I was having trouble distinguishing between certain Hiragana, so I made this chart!

I took some screenshots from this video and rearranged the Hiragana characters that I thought seemed similar next to each other horizontally and vertically.


Is the point of this post to ask for advice distinguishing them/learning hira?


It definitely gets a lot easier with practice. Keep at it :fist:

Wait till you see some of the katakana :sweat_smile:


Did I say something wrong?


Maybe your question felt intimidating :man_shrugging:

Sometimes it happens.


Ah I didnt mean to and I hope OP didnt take it that way. I just wanted to know if they wanted advice or encouragement.

Edit: I can see now how I possibly phrased it in a way that might sound judgemental, so let me try again.

I can see why it would be confusing at first, but it gets easier to the point you dont even think about it! Would you like to hear what I did to learn hiragana?


Hopefully OP will post again, the people on the forum are very nice.


I took it more as OP offering it up in case others were also having trouble distinguishing them, since seeing them side by side highlights the differences well. ^^

Don’t worry about a thing, @AreYouChasingMe ^^ Hope you’re doing well! :wave:


@AreYouChasingMe Other beginners will find your post helpful, so please edit again to revert to the original.

Also, hello and welcome to the forums :grinning:


I forget sometimes, but welcoming people when it says it’s their first post is always a good idea.


Haha, you didn’t say anything wrong, @IzCreature, but it just made me reflect on my post and decide I didn’t need to leave it up. I figured most people here are doing fine with their Hiragana studies.

@Omun is right though. That is what I was doing. :sweat_smile: Thank you for the encouragement!

And thank you, @Rowena, for the encouragement as well. Since people didn’t ignore the post, I will indeed fix it! :slight_smile:

I partially made this post to test out the posting functionality of the forum anyway. But I definitely did not expect everyone to be this friendly, so I appreciate that!

I realized you can’t delete a post, but I didn’t want to clutter up the forum with an unnecessary post, so I just flagged it as off-topic and edited in a way I thought would prevent people from viewing it. I ended up getting a warm welcome instead! Haha

And yes, I would like to hear what you did to learn about Hiragana, @IzCreature. I’ll take any pointers I can get!

Thanks everyone!


Can confirm! The more you read the easier it gets. It will eventually becomes as easy as reading latin alphabet.


I recently started confusing れ with ね, especially when there is a る in the mix somewhere. I guess tiredness + me paying less attention the easier reading becomes. Or my latent dyslexia kicking in again :stuck_out_tongue: .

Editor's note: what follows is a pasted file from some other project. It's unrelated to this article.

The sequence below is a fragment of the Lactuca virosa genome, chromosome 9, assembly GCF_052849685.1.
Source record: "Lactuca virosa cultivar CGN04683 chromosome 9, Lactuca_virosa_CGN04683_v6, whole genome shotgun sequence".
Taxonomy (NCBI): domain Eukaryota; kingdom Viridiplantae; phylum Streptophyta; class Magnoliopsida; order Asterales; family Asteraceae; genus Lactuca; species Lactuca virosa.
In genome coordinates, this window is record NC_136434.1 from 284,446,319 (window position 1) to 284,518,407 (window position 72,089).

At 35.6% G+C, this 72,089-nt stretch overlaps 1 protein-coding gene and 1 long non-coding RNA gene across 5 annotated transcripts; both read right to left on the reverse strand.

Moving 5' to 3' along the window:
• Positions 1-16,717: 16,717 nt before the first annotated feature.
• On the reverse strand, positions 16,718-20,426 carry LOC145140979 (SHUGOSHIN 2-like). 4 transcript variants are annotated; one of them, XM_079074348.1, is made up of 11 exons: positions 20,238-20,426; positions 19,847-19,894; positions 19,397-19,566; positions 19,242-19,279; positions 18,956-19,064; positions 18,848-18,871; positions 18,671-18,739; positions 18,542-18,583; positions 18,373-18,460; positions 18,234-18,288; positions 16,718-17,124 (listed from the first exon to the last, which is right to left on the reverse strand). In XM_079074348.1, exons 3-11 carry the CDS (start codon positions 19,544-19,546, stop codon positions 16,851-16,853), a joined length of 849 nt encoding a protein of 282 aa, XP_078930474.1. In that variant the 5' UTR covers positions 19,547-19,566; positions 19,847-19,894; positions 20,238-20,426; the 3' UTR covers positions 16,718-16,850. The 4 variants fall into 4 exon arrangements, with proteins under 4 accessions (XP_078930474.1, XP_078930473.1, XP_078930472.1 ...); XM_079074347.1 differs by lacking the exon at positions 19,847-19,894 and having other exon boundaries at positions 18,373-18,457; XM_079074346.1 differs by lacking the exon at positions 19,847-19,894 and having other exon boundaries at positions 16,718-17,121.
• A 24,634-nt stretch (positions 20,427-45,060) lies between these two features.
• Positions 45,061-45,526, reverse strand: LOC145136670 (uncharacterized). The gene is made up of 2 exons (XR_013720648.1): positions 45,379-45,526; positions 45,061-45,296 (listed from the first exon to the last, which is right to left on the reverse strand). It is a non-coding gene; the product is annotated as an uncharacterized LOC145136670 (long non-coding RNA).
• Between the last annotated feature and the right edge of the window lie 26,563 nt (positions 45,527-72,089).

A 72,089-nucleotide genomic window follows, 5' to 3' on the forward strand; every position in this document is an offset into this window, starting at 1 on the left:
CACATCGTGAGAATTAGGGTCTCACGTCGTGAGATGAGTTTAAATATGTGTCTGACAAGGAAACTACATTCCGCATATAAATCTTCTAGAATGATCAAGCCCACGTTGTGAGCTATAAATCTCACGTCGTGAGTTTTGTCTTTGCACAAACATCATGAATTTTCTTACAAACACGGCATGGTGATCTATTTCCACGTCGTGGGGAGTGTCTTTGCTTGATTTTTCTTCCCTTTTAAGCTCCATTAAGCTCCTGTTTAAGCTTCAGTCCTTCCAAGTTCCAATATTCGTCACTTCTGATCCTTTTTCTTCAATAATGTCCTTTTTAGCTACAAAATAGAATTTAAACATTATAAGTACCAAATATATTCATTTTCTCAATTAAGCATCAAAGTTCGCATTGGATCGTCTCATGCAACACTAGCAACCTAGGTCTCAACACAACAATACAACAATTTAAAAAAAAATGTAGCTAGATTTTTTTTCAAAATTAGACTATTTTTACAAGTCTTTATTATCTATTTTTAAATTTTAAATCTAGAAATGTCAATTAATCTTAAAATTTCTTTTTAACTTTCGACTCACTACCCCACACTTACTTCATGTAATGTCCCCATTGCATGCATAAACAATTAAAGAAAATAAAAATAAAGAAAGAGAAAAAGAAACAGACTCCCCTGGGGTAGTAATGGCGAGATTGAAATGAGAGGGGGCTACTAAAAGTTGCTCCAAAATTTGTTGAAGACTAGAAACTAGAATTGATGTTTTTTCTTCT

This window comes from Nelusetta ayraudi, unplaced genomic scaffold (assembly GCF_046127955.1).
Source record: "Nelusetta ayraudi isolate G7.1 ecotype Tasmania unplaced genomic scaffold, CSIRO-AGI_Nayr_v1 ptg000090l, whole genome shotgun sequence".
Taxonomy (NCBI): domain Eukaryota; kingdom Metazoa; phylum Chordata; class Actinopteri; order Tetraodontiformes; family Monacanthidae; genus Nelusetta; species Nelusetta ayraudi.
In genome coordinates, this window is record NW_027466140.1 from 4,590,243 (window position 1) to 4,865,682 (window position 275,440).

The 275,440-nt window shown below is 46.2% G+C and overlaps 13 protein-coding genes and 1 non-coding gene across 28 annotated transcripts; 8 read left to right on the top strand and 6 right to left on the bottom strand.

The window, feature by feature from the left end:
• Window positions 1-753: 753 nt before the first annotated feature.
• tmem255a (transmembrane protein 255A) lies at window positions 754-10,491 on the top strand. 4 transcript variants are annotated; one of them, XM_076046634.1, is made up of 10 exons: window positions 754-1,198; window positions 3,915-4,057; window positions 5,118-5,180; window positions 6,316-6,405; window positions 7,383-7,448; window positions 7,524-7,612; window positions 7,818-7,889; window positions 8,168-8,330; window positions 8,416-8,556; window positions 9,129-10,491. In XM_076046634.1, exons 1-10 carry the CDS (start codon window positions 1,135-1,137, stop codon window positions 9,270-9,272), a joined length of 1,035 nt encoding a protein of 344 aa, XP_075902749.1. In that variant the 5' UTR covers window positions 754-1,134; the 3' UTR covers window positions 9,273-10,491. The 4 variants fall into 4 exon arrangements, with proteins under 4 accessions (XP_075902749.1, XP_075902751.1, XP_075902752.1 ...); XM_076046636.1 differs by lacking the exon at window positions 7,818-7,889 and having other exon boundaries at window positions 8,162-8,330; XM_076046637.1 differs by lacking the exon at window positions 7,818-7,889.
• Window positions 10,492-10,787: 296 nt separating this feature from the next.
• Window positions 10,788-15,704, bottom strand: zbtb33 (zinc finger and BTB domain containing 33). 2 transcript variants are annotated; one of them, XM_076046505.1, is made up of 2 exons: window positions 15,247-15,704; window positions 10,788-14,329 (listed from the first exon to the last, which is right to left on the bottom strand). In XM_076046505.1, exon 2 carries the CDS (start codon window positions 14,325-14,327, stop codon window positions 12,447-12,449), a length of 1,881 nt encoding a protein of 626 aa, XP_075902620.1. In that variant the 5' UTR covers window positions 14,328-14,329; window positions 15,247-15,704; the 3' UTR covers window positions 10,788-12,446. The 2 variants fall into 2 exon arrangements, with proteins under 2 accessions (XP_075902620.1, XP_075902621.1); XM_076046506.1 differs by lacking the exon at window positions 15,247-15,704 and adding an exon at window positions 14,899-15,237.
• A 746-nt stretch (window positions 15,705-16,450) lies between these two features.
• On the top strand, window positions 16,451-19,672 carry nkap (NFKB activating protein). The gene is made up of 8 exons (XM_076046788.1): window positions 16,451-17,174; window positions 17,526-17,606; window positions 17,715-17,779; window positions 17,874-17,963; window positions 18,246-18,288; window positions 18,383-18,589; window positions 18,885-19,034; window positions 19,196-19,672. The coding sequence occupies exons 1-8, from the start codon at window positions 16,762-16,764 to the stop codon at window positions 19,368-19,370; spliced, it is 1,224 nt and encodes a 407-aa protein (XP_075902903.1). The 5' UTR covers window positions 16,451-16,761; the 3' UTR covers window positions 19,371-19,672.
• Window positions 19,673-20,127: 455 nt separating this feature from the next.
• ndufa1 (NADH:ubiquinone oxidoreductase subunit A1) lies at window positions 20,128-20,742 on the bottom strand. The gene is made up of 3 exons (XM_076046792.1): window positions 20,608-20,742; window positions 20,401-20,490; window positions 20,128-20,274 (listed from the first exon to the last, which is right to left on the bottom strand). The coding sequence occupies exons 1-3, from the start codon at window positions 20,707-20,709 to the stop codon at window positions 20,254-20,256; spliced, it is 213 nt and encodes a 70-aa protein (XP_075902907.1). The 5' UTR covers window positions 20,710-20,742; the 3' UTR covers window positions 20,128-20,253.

The chart looks like a great idea! What I think also helps is being able to associate characters with specific stroke orders more tightly so one’s less likely to confuse them.


One of the things that helped me is play around with drag and drop apps. Changing the font style is also a good challenge as you can see what gets to be preserved under deformations.


yeah, you have to learn hiragana as fast as possible and as good as you can


And for anyone still new to hiragana, during reviews WK also offers a hiragana chart if something is slipping your mind. It includes the info for small characters, or the ー in words like ビー玉


Ah I see what you were doing now, and it is a valuable resource!

This was quite some time ago so my memory might not be perfect (or as emotionally attached to the struggle,) but I believe my main method was to find a chart with stroke order and draw the whole chart over and over. If you plan to do any hand writing, stroke order is important!

There was also a poem I found that has every hira in it. I started writing that once I got very bored of chsrt drills.

I also practicing saying each character as I wrote it!

But I think one of the things that made ir really stick was seeing hira in use and reading it in sentences. I was using duolingo at the time, but I cant really reccomend that now. Lingodeer is a good alternative, or level 0 graded readers and a dictionary.


Welcome, WELCOME to this beautiful community!! :confetti_ball: :partying_face:

Thanks for sharing, keep practicing and you’ll get very, berry, used to hiragana and katakana… and of course kanji!!! Good luck with your studies!!! 頑張ってね!!


And welcome to you as well, @klashy !!!


Thank you! :blush: